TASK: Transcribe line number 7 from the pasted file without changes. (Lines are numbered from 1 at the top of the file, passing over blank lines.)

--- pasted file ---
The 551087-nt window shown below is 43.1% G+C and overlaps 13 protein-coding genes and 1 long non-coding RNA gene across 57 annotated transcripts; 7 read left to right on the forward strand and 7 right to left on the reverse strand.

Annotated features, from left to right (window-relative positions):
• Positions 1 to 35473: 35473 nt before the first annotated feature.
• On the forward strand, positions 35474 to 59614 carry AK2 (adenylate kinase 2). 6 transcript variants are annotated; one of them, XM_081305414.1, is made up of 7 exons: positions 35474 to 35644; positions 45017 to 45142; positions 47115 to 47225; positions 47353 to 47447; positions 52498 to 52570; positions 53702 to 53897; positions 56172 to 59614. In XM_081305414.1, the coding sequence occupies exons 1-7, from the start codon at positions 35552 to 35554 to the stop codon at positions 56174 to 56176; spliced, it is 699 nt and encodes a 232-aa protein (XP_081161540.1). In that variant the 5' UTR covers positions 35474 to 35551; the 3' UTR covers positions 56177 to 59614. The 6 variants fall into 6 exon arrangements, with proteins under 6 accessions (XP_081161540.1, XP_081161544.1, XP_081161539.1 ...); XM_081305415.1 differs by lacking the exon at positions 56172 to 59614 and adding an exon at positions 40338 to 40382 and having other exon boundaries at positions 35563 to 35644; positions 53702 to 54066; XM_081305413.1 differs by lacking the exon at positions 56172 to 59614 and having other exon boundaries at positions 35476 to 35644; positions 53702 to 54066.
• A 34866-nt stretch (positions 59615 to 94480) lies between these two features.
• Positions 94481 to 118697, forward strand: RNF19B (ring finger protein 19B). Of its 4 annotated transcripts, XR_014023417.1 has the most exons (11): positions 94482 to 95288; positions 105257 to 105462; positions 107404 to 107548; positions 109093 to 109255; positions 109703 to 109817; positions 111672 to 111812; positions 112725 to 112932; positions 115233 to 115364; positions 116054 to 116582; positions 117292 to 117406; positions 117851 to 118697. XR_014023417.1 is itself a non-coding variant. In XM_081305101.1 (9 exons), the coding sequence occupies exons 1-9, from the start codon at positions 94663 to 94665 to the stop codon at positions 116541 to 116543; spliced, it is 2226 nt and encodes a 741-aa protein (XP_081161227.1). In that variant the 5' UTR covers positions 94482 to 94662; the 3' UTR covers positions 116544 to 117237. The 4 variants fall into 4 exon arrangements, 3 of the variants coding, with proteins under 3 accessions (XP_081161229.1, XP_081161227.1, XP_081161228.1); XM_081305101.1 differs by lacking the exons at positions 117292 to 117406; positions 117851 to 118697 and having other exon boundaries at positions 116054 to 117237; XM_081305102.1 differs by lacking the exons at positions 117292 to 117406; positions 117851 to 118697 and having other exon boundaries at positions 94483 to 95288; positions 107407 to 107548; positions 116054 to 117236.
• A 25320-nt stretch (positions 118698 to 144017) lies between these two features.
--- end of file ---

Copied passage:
• A 25320-nt stretch (positions 118698 to 144017) lies between these two features.